A new United Nations report on Wednesday highlights divergent economic recoveries among nations and sheds new urgency behind warnings that richer nations are not doing enough to help poorer countries lag further behind as the world recovers from the COVID-19 disruptions.
“It’s really frustrating to see how responses to the pandemic have played out in quite disjointed ways,” said Inu Manak, an international political economy expert at the Cato Institute, a libertarian think tank based in Washington, DC, United States.
“During the financial crisis, there was a statement that all advanced countries were avoiding protectionism, but during the pandemic, we saw a doubling of borders and an inward turn and a push towards the rhetoric of self-reliance,” he told Al Jazeera. .
The damage from the COVID-19 crisis has outpaced that of the Great Recession of 2007-2009 in most of the global economy, but has been particularly devastating for the developing world, according to a new report. report (PDF) from the United Nations Conference on Trade and Development (UNCTAD) released Wednesday.
The report found that developing countries (excluding China), by 2025, will be up to $ 8 trillion poorer as a result of the coronavirus crisis.
The total cost of delayed vaccines, in terms of lost revenue, will run to $ 2.3 trillion, with the developing world bearing most of that bill.
Even assuming no further shocks, a return to the pre-pandemic income trend could take until 2030, reflecting the weakest growth rate since the end of World War II.
The economic consequences of the pandemic left many developing countries with fewer fiscal resources and a higher debt burden. And for countries on the front lines of climate change, this cocktail has the potential to exclude them from growth and investment for years to come.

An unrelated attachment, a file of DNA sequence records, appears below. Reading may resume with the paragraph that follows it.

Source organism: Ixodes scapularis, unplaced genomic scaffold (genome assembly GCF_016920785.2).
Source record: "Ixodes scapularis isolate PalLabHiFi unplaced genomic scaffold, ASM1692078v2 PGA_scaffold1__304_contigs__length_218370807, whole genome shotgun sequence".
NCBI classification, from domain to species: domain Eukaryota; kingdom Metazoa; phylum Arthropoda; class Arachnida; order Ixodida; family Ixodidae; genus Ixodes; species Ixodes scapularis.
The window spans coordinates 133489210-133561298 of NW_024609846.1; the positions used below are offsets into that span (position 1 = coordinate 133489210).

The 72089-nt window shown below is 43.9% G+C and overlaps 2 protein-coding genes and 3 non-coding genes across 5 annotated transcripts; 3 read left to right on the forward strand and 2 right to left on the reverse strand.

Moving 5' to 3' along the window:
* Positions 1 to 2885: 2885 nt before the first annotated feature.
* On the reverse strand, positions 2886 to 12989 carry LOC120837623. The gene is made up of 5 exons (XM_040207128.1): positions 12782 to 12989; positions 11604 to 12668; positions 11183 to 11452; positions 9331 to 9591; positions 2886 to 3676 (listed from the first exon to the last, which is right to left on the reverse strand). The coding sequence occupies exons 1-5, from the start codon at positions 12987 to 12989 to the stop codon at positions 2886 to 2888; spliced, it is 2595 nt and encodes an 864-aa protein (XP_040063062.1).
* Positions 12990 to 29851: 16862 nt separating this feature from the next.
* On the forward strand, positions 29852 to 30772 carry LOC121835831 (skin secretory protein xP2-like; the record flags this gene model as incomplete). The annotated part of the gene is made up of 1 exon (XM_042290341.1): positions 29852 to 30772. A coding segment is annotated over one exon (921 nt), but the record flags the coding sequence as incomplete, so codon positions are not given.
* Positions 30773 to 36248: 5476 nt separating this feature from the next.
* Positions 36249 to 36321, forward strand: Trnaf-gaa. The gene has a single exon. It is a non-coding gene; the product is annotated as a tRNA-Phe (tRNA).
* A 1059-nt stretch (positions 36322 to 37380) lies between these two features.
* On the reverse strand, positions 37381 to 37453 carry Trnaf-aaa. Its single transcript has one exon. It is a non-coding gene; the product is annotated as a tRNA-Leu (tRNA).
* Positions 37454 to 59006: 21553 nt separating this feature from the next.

“The danger of a lost decade ahead remains very real,” Richard Kozul-Wright, UNCTAD’s director of globalization and development strategies, told Al Jazeera. “And so far, the discussion on the reform of the multilateral system, in the line that followed the financial crisis, has not happened, although the system has clearly fallen short.”
The Debt Service Suspension Initiative of the Group of 20 (G20) nations, which has extended about $ 13 billion to eligible developing countries, “is nowhere near what is needed,” added.
Much-needed financing for many poorer nations was delivered last month when the International Monetary Fund (IMF) approved $ 650 billion in new Special Drawing Rights: SDRs, the IMF’s reserve currency that can be exchanged for hard currencies like the US dollar, and it can help the struggling nations have the necessary cash in their hands.
But most of the new SDR allocation will accrue to richer nations because SDRs are distributed according to a country’s IMF quota, which in turn is determined by a nation’s position in the world economy.
“We will continue to need debt relief and cancellation on a significant scale if developing countries want to mobilize domestic resources to meet the SDGs. [Sustainable Development Goals]”Kozul-Wright told Al Jazeera.
The SDGs are 17 goals, with approaches that include education, health, nutrition and women’s rights, that UN member states have committed to achieving by 2030. Essentially, it is the global development plan that aims to even bring out the the least developed countries out of poverty forever. .
“Doing so will require reforms to the existing multilateral financial architecture and advanced economies need to talk to developing countries about what that might entail,” Kozul-Wright said.
Inequality: decades in the making?
Forty years of reduced government services, growing inequality and impunity for financial and corporate elites had taken a heavy toll on the global economy even before the coronavirus pandemic shut down economies and halted global trade, the UNCTAD report argues.